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Groundwater levels rising in Tokyo

Due to rising amount of groundwater, underground structures have faced a sharp increase in troubles, including a delay in a Metropolitan Expressway extension project. -Japan News/ANN

Sun, Apr 28, 2013
Japan News/Asia News Network

TOKYO - Groundwater levels in Tokyo have risen by about 60 meters compared to 40 years ago, according to surveys by the Tokyo metropolitan government and others.

The phenomenon has been attributed to years of controlled groundwater pumping to stop ground subsidence resulting from mass groundwater consumption by factories since sometime after World War II but mostly during the rapid economic growth period.

Due to the rising amount of groundwater, underground structures and construction sites have faced a sharp increase in troubles, including a delay in a Metropolitan Expressway extension project.

In addition to prohibiting large-scale groundwater pumping under the Industrial Water Law, the metropolitan government ordinance set an average daily limit of 30 cubic meters for small pumps. Currently, the Tokyo government permits an average of 10 cubic meters a day.

In the 1950s and 60s, there were areas in Edogawa and Adachi wards and elsewhere where ground subsidence advanced by more than 20 centimeters a year. After strict regulations, the subsidence level has been held down to less than 2 centimeters a year for almost all of Tokyo.

The Civil Engineering Center of the metropolitan government has been investigating the groundwater levels at its observation wells at 48 locations in Tokyo's 23 wards. The deepest well is about 350 meters.

Comparisons of measurements at 19 locations between 1970 and 2010 found that the levels rose in all the observation wells by 15 meters or more. Records from 1970, when the pumping regulation was enforced, exist for only those 19 locations.

The largest rise, about 60 meters, was recorded in the Fujimicho district of Itabashi Ward. In the Tachibana district of Sumida Ward, the rise was about 45 meters, while it was about 39 meters in the Hyakunicho district of Shinjuku Ward.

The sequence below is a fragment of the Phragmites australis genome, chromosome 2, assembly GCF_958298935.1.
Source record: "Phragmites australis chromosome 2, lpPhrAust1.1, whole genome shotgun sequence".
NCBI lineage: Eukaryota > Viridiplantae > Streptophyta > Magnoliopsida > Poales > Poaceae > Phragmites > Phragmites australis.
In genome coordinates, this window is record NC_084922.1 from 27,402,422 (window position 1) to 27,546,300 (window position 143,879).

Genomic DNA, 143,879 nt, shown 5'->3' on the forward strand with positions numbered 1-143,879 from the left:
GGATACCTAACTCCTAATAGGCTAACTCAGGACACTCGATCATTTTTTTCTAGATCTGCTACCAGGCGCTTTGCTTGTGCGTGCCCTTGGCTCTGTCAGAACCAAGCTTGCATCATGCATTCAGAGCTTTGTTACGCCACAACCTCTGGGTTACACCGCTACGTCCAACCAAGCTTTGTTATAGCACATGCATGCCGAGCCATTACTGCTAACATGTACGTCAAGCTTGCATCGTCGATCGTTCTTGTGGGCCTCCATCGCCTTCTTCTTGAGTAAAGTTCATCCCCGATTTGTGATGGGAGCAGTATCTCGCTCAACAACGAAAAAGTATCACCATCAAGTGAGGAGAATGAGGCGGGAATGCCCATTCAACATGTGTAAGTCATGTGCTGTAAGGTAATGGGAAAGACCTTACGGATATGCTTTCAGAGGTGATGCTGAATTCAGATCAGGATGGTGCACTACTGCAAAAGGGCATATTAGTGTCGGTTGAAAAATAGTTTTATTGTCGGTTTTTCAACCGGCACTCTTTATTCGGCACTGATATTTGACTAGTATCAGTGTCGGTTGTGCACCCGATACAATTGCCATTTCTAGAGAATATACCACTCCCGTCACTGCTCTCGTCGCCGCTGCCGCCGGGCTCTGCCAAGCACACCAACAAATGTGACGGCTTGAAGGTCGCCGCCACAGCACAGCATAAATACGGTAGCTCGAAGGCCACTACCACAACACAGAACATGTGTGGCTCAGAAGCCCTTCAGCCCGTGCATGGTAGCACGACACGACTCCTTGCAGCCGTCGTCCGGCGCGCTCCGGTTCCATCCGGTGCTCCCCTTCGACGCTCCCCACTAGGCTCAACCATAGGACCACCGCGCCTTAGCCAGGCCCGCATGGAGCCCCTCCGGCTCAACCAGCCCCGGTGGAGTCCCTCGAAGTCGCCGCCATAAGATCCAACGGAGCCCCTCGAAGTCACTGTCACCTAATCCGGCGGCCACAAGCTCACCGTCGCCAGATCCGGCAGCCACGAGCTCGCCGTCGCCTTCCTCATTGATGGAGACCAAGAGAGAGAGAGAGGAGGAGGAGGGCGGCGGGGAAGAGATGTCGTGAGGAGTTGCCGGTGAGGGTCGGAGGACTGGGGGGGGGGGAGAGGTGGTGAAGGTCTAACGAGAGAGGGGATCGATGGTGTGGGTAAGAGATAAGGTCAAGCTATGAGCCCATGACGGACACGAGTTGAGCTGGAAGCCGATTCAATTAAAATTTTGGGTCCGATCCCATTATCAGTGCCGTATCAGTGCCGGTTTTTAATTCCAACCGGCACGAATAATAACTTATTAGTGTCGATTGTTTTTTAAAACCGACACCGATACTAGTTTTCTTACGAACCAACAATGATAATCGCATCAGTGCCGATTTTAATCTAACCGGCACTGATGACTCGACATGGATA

"Places like Itabashi Ward had many factories in the past and accordingly consumed a massive amount of groundwater. It means that the groundwater level is returning to its levels in the old days, rather than increasing," an official of the metropolitan government said.

Impact on expressway and subway

With the rise in groundwater levels came unexpected results.

During construction on the Metropolitan Expressway's Central Circular Shinagawa Route, a large amount of groundwater flooded underground construction sites, including a section in Nishi-Gotanda in Shinagawa Ward. As a result, completion of the Shinagawa route has been delayed by a year.

"Water came out from locations different from predictions made based on boring surveys. The groundwater flow isn't easy to get a handle on," an official of the metropolitan government's Construction Bureau said.

Groundwater is affecting not only construction sites, but also existing underground facilities.

On the Mita Line of the metropolitan subway, sections of tunnel walls have fallen off at four locations since March. In each case, leaked groundwater caused internal steel reinforcements to corrode. The spaces created by the corrosion caused the concrete of the walls to crumble, according to the metropolitan government's Transportation Bureau.

After the first such incident occurred in the metropolitan subway, the Transportation Bureau began conducting an emergency survey in March. It has found groundwater leaks at 2,100 locations.

"As groundwater is increasing, the costs of dealing with it are also swelling," an official of the bureau said.

Underground platforms may rise

There are fears that underground facilities may begin to rise due to the water pressure increase caused by the rising groundwater level.

About 37,000 tons of iron blocks were placed beneath JR Ueno Station's Shinkansen line platforms, which are located about 30 meters underground, by East Japan Railway Co. But because the weight was considered insufficient, about 650 piles were also wedged into the ground.

About 130 piles have been driven beneath the underground platforms of the Sobu Line in JR Tokyo Station.

Rising groundwater levels may also be related to the increasing number of underground structures in the centre of Tokyo.

"An increase in underground structures would hamper the flow of underground water, raising the levels of water," said Hiroki Takamura, professor emeritus at Rissho University and an environmental scientist specialising in water issues. He is also well versed in underground structures.

"From now on, pumping groundwater will be the only way to decrease the water level," said Atsunao Marui, a groundwater expert at the National Institute of Advanced Industrial Science and Technology.

However, groundwater currents differ from location to location, making it difficult to judge how much pumping is needed.

The Environment Bureau of the Tokyo metropolitan government has already started to tackle the situation, but an official of the bureau said: "Once the ground subsidence occurs, the ground cannot return to its original state. For the time being, we just have to keep a close eye on the water levels."

 
 
 
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